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In Android, you need to implement the following Activity methods so your application can be restored to its previous state if the OS decides to destroy then recreate your activity:

public void onSaveInstanceState(Bundle savedInstanceState)
public void onRestoreInstanceState(Bundle savedInstanceState)

The examples I've seen of implementing these methods is to use put/getBoolean, put/getInt etc. on the Bundle object (i.e. primitive objects only) to save the application state. This seems hugely error prone way to save your state for a start and I cannot see how this scales to storing complex objects without writing lots of code.

What options do I have for storing/restoring state in a robust and easy to implement fashion?

In case it's important, my application (a game) needs to store about 50 objects, which each store maybe 5 float variables and some store references to other objects. I don't particularly want to have to write save/restore methods for every class and subclass (maybe about 15 of these) I use. It would be ideal if I could just stick all my state relevant objects in an object called "state" and then just call save/load on "state" to handle everything.

Is using Java serialization an option? I've heard it's very slow, but is that a problem for save/restoring? Could I just write my data to the SD card? To a database?

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2 Answers 2

Take a look at the Bundle class, it supports storing Parcelable and Serializable. So if you implement one of those interfaces for your state object you should be all set.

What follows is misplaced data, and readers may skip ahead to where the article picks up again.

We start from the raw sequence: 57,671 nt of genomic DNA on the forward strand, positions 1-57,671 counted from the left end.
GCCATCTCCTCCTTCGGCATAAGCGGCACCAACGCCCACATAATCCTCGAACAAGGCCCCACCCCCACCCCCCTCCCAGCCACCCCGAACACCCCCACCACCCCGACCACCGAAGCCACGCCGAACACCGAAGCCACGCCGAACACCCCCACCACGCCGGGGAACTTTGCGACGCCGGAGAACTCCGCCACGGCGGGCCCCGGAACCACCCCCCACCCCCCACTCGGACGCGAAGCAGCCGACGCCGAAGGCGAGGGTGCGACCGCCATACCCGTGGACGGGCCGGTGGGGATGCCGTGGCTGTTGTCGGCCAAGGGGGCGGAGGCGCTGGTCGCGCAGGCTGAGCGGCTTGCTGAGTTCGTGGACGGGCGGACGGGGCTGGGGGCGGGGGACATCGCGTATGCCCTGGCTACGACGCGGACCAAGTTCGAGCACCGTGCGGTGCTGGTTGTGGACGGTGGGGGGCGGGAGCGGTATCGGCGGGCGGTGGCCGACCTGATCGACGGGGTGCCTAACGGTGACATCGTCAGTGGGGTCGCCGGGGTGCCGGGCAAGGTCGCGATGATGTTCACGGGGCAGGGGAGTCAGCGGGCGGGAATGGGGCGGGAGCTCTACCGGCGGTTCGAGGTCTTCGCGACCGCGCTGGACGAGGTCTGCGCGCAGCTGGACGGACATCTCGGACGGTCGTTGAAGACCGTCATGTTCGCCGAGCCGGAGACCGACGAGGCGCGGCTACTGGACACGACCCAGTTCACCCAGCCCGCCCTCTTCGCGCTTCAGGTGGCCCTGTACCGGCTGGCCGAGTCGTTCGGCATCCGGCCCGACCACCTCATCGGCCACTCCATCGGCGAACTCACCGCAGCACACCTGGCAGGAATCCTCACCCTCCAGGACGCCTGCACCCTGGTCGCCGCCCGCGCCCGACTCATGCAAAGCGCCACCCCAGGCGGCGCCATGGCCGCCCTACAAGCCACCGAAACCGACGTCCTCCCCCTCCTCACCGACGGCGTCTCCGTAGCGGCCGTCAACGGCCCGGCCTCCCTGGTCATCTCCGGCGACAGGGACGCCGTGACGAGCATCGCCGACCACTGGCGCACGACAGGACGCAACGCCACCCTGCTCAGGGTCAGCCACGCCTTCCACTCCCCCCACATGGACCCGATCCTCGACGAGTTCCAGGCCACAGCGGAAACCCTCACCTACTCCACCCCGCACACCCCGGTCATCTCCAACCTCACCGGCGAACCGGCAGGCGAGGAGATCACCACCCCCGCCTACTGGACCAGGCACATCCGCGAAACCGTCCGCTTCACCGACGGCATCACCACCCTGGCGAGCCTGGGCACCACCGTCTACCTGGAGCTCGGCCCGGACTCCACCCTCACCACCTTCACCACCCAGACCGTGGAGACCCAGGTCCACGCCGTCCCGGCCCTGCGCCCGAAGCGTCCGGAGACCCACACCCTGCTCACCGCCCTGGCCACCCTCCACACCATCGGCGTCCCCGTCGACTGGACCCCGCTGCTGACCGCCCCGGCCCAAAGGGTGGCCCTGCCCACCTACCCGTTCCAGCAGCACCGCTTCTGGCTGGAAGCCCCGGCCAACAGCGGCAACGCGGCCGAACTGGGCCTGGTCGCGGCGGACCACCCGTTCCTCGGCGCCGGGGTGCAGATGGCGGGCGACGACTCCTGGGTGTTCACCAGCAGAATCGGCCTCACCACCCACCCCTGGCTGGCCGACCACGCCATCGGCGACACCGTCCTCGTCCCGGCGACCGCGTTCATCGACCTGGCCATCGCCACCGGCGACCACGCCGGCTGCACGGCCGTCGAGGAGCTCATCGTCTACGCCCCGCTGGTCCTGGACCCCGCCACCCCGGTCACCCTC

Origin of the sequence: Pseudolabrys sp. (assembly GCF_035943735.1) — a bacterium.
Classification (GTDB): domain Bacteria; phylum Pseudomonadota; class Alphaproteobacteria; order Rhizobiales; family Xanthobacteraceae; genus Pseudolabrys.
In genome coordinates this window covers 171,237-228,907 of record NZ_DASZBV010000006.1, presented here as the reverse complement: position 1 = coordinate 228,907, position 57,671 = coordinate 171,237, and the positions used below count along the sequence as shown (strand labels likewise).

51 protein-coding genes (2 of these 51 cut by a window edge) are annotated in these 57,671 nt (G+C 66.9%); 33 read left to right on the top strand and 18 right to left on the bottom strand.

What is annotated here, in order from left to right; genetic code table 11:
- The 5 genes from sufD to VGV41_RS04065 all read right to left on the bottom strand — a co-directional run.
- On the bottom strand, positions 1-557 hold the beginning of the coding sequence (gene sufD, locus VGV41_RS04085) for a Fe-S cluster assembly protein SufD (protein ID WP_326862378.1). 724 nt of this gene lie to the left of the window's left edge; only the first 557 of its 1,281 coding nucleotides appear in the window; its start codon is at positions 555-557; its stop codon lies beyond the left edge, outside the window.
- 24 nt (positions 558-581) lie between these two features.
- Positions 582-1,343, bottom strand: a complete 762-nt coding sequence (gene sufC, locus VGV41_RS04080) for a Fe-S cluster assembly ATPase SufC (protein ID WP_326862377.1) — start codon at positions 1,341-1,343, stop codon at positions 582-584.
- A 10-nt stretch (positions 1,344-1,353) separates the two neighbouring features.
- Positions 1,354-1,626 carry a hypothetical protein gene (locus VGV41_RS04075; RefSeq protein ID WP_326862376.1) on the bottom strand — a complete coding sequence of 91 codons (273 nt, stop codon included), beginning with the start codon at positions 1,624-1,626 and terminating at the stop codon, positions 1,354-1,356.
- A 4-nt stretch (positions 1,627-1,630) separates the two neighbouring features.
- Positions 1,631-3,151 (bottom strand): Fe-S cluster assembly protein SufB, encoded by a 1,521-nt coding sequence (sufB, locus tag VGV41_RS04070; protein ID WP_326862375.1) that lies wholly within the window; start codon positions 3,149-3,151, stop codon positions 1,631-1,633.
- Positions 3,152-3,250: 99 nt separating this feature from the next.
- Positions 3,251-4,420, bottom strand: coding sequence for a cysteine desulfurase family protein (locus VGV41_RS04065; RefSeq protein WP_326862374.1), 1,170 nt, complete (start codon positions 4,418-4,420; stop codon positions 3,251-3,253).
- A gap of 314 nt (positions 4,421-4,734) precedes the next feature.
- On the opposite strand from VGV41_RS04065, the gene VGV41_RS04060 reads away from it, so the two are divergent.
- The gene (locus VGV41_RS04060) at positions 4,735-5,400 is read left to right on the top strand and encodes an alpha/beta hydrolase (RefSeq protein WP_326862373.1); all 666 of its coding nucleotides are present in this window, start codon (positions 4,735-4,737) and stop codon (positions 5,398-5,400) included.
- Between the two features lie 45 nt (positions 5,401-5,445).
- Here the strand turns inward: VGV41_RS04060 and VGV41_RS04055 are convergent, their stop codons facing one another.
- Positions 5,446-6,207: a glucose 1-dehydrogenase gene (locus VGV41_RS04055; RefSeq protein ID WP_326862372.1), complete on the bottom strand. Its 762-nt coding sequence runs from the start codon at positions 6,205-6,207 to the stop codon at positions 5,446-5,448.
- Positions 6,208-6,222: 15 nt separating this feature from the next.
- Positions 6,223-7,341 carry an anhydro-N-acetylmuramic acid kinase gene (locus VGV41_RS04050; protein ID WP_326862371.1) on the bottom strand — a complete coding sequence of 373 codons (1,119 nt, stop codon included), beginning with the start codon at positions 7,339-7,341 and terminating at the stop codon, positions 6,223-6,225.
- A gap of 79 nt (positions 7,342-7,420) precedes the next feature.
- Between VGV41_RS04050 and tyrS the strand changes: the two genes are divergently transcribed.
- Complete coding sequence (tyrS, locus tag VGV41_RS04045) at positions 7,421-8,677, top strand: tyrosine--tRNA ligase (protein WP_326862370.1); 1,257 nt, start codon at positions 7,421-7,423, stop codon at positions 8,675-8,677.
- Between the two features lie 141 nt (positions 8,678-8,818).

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Doh, thanks: Bundle has a "putSerializable" method. Is there a generally agreed upon best way to store objects for this purpose though? For example, I've seen people convert their object to a JSON string and then store/load this string as a bundle. Is serialization really as bad as people make out? What makes it so much slower than normal (if this is true at all)? –  BobbyJim Feb 19 '10 at 19:32
    
I think converting to JSON would just be wasting computing cycles. –  Heikki Toivonen Feb 20 '10 at 6:01

Also have a look at onRetainNonConfigurationInstance and getLastNonConfigurationInstance. They allow you to let your objects being references by the O.S. while you activity is not running, and get them back when it is re-created. The first of the two methods is an override, the second method shall be called in onCreate. Notice that they are deprecated, but there are other equivalent methods available in new android versions. Also notice that the documentation says

should only be used as an optimization

, and that you must be ready to restore your state otherwise.

Another way to retain objects in memory is subclassing the Application class, as described in this article.

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onRetainNonConfigurationInstance is deprecated –  agamov Sep 8 '13 at 15:36

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